Thursday, May 25, 2006

The Clipper Says: Poverty 'alive and well' in Davis County

Davis County Clipper
By Tom Busselberg

BOUNTIFUL - Poverty and child abuse are "alive and well" in Davis County. That was the message to Davis Chamber of Commerce members, Thursday, from Sharon Anderson, executive director of the Family Connection Center. That non-profit agency, which centers its efforts on trying to eradicate both issues, has crisis nurseries in Bountiful and Clearfield, as well as a food bank in Layton. "In Davis County last year there were 998 substantiated child abuse cases," and more than 2,000 other such cases, she said. Four out of the eight deaths in the state attributed to child abuse, in 2005, took place in Davis County, she continued. There were more than 1,200 divorces in the county in 2004, Anderson said, with a Utah State University study indicating the related statewide cost was nearly $300 million.

Due to such issues as child abuse and divorce, some children are taken into the foster care program, she said. Some 126 kids are in foster care, and at a basic cost of $14.75 a day, that generates a cost of $732,000 a year.

Domestic violence in the homes of children often leads to placing children elsewhere, with more than 1,100 such cases reported last year in the county, Anderson continued.

Safe Harbor, the domestic violence shelter, provided temporary haven for 288 women and 279 children in the January-September 2005 period, she said.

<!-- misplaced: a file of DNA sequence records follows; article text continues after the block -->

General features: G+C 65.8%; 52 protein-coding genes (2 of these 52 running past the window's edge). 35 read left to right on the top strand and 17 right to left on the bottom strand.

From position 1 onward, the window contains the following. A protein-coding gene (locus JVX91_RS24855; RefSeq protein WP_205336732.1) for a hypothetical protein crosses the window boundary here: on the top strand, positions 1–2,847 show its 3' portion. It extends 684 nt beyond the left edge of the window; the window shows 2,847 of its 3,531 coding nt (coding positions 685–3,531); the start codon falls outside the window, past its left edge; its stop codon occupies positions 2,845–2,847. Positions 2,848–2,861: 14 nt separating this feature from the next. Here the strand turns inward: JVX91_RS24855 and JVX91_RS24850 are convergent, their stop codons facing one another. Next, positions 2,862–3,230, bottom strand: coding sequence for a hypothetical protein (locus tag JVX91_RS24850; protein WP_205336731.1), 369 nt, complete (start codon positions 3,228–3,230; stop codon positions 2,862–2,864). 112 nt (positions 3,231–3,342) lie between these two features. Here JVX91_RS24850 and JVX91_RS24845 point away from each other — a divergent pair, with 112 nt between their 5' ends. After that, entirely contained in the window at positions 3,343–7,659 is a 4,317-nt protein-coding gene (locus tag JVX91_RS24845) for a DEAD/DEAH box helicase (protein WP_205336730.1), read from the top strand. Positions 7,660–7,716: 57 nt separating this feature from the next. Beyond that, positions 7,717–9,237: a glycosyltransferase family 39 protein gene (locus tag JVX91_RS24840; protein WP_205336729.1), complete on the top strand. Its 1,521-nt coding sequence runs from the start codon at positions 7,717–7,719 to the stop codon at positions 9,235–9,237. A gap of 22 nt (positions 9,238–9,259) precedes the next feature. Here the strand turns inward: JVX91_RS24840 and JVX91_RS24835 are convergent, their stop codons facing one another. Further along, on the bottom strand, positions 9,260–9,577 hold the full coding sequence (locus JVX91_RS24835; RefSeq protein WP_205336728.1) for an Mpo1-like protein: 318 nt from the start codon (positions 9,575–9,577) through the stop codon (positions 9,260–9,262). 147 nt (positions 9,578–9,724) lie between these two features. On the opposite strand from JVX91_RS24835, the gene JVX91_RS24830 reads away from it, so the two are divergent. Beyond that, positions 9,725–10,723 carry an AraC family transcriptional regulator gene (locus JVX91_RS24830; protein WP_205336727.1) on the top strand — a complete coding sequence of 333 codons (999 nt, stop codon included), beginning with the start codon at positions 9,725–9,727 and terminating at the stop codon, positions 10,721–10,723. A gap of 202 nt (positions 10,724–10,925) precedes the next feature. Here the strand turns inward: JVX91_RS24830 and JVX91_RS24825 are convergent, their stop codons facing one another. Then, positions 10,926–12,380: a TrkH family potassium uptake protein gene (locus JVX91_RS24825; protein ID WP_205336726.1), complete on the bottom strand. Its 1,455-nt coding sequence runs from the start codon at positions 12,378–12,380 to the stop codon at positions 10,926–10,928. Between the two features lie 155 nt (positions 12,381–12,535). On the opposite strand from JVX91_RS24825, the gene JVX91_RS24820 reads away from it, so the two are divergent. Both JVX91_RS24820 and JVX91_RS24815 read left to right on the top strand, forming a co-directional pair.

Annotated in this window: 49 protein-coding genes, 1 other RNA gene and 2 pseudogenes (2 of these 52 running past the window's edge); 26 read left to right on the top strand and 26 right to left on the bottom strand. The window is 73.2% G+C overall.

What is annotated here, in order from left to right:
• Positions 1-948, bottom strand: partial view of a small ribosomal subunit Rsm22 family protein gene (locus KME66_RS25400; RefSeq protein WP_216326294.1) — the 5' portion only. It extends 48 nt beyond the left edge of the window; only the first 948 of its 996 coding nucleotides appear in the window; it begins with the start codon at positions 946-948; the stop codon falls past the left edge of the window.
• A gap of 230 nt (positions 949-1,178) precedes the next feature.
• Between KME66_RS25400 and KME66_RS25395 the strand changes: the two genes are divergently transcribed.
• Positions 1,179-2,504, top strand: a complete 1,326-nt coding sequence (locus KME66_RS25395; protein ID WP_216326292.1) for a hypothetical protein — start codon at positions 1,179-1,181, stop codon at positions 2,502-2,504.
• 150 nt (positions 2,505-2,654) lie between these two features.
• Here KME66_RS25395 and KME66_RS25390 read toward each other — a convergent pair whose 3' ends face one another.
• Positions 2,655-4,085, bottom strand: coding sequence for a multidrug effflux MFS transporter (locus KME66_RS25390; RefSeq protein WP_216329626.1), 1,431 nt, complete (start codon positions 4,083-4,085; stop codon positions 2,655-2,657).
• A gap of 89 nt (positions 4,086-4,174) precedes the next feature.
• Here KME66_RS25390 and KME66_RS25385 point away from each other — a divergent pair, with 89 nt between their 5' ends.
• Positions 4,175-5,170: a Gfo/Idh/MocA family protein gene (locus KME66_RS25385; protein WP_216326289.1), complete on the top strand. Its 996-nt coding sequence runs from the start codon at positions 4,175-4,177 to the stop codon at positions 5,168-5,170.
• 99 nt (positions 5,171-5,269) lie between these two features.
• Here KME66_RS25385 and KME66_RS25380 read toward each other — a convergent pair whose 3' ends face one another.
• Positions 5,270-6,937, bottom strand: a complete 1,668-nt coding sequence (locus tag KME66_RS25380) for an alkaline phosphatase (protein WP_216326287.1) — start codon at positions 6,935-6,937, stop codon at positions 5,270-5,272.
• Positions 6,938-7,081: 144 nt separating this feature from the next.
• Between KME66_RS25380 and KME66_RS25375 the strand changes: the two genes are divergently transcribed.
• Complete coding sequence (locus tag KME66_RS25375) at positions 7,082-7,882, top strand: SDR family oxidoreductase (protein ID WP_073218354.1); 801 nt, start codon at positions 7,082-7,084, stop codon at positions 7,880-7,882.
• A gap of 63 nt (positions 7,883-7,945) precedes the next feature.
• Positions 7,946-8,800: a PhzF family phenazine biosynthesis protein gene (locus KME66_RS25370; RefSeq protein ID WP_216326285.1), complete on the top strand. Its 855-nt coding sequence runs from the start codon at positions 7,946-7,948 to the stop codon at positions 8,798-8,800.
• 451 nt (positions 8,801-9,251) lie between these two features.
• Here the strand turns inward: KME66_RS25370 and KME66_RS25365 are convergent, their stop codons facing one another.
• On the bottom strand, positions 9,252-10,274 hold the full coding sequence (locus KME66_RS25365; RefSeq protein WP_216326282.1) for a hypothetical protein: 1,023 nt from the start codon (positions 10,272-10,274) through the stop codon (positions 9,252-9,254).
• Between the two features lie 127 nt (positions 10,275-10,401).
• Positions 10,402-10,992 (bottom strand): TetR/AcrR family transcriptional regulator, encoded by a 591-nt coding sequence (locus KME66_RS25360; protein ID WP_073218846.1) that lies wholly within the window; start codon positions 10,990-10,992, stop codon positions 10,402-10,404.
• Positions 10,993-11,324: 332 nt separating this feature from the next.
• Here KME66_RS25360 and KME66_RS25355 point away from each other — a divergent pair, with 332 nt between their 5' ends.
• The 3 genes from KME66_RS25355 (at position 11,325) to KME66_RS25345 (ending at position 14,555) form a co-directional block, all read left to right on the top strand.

Homelessness in Davis County doesn't mean men sleeping on the streets, but it is a real concern, Anderson said.

The Davis School District reports there are 1,400 of its 62,000 or so students who are classified as homeless, she said. "Most are not living on the streets, but they are moving from one place to another more than three times a year."

In fact, in many schools, the mobility rate is well over 80 percent, and sometimes exceeds 100 percent. Schools in both North and South Davis are impacted. It's not due only to Hill Air Force Base transfers, as some might expect, she emphasized.

"It's a terrible thing," some elementary school students told Anderson when they heard of such statistics, recently. "They won't learn a lot," those same children said, referring to students constantly relocating to new schools.

More efforts must be put into looking at the grass roots problems and trying to solve them, she said. That way, it might not be so necessary to spend $25 million on a jail expansion, at a cost of $60 to $70 a day per inmate, and far more to house prisoners at Point of the Mountain.

"What happens in childhood affects adulthood," Anderson emphasized, referring to a study of 18,000 people conducted by a large health care agency.

In fact, the president of the American Medical Association asserted that if child abuse could be cut or eliminated, the nation's $1.6 trillion medical bill could be reduced by one-fifth, she said.

"Everyone is paying for this. What would a community be like if we didn't have any of these problems?" She asked the audience to ponder that dream.

The FCC was founded in 1985 and served more than 14,000 people in Davis County, last year. More than 10,000 people used the center's food bank alone, she said.

It serves as the county's community action agency, providing services ranging from homeless assistance and education to therapy and other classes.

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